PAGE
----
NetQuote, Inc. v. Byrd, 2007 WL 2350089 (D. Colo.)
Previous coverage here. The parties compete to offer leads to insurance companies. NetQuote alleged that defendant MostChoice hired defendant Byrd to pretend to be hundreds of different individuals interested in insurance quotes, submitting inquiries to NetQuote’s website that were passed on to NetQuote’s clients even though they couldn’t lead to an insurance purchase. As a result, clients complained about the bad information and some stopped doing business with NetQuote. Then, MostChoice advertised itself as having better accuracy and reliability than NetQuote – pretty much defining “adding insult to injury.” The defendants admitted that Byrd submitted at least 394 false profiles, and also admitted that MostChoice promoted itself as “better than NetQuote,” but denied disparaging NetQuote as having bad information.
The court rejected NetQuote’s Colorado common law unfair competition claims, holding that unfair competition is really just common law trademark infringement in Colorado. Without confusion over source, there’s no cause of action. At most, there was deception about the quality or bona fides of the leads submitted to NetQuote, but that’s not analogous to traditional trademark, trade secret, or related claims. MostChoice didn’t attempt to have NetQuote’s tortious interference with business relations claims dismissed, and that’s the better description of the alleged conduct.
The Lanham Act analysis was different. NetQuote challenged MostChoice’s superiority claims, alleging that the targeted consumers understood them to mean that NetQuote’s leads “contain bad or false information whereas MostChoice's leads do not.” An ad on MostChoice’s website, for example, was headlined, “Better Than NetQuote.com Leads,” and claimed that “All leads are ... customer requested. All leads have asked for a quote.”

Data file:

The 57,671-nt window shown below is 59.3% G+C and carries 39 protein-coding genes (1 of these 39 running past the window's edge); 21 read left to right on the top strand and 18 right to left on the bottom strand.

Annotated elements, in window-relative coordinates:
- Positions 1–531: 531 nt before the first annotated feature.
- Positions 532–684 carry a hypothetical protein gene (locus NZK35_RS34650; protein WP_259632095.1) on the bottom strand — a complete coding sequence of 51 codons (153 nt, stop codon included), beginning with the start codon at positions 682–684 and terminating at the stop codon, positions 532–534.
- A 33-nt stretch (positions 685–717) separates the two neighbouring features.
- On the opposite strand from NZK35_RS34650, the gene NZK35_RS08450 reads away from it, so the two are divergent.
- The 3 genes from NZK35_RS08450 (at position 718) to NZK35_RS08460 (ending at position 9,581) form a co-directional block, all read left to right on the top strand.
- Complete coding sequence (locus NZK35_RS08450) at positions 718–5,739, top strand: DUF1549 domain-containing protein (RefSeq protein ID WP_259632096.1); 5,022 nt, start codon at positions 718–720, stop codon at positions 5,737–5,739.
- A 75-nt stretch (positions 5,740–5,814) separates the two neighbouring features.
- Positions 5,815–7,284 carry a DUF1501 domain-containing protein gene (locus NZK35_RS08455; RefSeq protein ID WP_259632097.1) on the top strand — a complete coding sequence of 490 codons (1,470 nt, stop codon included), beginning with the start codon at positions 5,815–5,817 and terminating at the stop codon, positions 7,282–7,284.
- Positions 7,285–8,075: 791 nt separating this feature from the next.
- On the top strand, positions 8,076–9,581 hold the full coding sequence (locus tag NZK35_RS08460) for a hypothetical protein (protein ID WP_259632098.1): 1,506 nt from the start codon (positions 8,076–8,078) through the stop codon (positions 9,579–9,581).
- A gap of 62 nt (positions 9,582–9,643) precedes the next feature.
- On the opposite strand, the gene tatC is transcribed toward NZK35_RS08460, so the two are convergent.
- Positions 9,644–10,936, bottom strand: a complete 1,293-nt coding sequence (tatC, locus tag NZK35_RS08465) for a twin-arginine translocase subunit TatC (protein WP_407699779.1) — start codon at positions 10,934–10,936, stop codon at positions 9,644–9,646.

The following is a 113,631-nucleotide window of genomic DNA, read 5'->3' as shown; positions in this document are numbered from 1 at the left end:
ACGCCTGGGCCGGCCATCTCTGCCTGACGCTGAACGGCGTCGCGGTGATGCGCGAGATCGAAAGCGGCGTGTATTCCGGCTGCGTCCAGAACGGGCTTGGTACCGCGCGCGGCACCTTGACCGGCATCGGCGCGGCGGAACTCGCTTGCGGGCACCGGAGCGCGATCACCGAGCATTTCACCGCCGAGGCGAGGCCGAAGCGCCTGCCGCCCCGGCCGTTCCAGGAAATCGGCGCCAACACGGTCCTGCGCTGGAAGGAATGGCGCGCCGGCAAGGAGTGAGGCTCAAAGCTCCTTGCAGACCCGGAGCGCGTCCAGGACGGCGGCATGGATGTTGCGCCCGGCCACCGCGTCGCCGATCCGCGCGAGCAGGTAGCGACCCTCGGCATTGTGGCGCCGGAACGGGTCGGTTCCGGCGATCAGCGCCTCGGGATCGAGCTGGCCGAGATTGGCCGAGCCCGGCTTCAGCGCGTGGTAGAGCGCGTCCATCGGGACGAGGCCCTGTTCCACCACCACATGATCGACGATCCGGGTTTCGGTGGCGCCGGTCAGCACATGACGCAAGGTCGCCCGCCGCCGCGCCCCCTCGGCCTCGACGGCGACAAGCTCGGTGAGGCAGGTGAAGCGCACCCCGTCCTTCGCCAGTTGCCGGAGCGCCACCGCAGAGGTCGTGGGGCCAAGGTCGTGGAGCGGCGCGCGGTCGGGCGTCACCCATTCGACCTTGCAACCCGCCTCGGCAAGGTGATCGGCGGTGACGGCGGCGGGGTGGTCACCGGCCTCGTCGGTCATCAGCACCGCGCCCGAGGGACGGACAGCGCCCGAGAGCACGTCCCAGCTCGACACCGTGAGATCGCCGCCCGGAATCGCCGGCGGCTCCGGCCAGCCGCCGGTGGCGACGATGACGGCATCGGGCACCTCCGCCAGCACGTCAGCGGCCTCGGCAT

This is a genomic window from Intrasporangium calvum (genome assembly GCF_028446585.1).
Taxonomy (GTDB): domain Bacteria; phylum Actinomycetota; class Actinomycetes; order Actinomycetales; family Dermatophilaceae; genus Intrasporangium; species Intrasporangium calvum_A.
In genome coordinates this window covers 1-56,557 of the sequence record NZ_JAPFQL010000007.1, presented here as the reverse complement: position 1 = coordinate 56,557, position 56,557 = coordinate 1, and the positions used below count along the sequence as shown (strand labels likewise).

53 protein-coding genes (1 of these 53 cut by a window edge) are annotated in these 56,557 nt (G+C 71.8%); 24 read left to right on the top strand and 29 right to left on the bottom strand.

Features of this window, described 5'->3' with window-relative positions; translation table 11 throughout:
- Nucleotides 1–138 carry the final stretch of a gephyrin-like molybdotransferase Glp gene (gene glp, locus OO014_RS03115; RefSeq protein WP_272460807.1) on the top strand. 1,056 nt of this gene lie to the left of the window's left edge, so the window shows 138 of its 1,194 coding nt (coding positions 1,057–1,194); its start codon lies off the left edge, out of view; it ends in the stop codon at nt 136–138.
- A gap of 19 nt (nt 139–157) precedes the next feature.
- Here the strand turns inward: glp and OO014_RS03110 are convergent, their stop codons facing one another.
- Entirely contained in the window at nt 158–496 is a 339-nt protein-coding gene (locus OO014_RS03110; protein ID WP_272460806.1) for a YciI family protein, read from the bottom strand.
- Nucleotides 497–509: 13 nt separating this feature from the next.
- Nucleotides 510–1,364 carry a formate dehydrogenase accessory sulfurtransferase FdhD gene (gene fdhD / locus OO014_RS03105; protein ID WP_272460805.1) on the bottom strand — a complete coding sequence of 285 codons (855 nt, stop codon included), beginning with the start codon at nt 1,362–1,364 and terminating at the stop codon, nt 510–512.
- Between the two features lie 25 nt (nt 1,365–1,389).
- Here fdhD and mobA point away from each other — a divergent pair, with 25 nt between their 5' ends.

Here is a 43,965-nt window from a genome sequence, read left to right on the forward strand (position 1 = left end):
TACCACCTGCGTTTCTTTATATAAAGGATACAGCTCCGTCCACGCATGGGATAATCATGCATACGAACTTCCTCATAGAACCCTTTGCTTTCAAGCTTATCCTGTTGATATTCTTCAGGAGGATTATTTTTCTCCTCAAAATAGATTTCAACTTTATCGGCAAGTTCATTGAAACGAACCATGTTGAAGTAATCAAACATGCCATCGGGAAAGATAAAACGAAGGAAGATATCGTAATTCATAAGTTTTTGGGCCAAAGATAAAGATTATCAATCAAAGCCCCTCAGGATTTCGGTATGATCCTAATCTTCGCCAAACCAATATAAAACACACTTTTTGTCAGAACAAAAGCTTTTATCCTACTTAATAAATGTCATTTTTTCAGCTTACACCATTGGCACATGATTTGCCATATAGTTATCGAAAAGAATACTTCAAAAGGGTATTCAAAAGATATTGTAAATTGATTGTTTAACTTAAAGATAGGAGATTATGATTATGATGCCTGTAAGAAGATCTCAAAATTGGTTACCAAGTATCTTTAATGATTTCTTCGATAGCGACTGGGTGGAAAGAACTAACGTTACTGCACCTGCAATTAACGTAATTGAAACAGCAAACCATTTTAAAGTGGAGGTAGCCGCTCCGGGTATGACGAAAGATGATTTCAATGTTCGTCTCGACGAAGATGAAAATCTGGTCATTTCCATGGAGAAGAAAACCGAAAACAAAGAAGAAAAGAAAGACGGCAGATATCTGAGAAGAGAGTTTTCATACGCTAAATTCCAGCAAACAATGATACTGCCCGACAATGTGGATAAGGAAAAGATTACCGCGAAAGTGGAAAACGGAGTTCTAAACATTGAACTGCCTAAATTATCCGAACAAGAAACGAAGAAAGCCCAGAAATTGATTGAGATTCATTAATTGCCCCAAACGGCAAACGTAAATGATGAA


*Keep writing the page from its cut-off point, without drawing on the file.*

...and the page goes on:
MostChoice argued that this was mere puffing. While simple superiority claims are puffing, the court found that the “bulk” of MostChoice’s statements were factual and therefore falsifiable. The ads could fairly be read to imply that NetQuote’s leads were of poor quality – and the ads certainly didn’t disclose that the reason for this poor quality was MostChoice’s submission of false leads.
NetQuote’s Colorado Consumer Protection Act claims, however, failed because the conduct at issue didn’t have a significant impact on the “public,” as required by state law. The law aims to protect the general consuming public, which is in a relatively bad bargaining position, not large and sophisticated organizations with substantial resources engaged in personalized negotiations. So the harm to NetQuote’s relations with insurance companies didn’t count.
NetQuote also alleged that MostChoice’s acts harmed the individuals using its website to obtain insurance quotes. According to NetQuote, the false submissions included real people who had no interest in insurance quotes, and some of those “were greatly upset by the intrusion into their privacy from the contacts of NetQuote’s brokers.” But the court found that this wasn’t the consumer-related impact required by state law. The misrepresentations here were directed at insurance companies, not at the market generally. Likewise, the alleged consumer harm from the competitive impact of MostChoice’s deception – that consumers have a smaller pool of insurance agents and brokers competing for their business – was not a direct enough effect to count.
Ingenious legal arguments, but ultimately unsurprising conclusion, particularly on the last point. The argument that MostChoice’s deception harmed consumers by invading their privacy is interesting, and accepting it probably wouldn’t have led to a huge expansion of the scope of the law given the unusual facts here, but (at least for this plaintiff) the Lanham Act provides a remedy for the harm anyway. I wonder what claims, if any, the aggrieved consumers could make against MostChoice?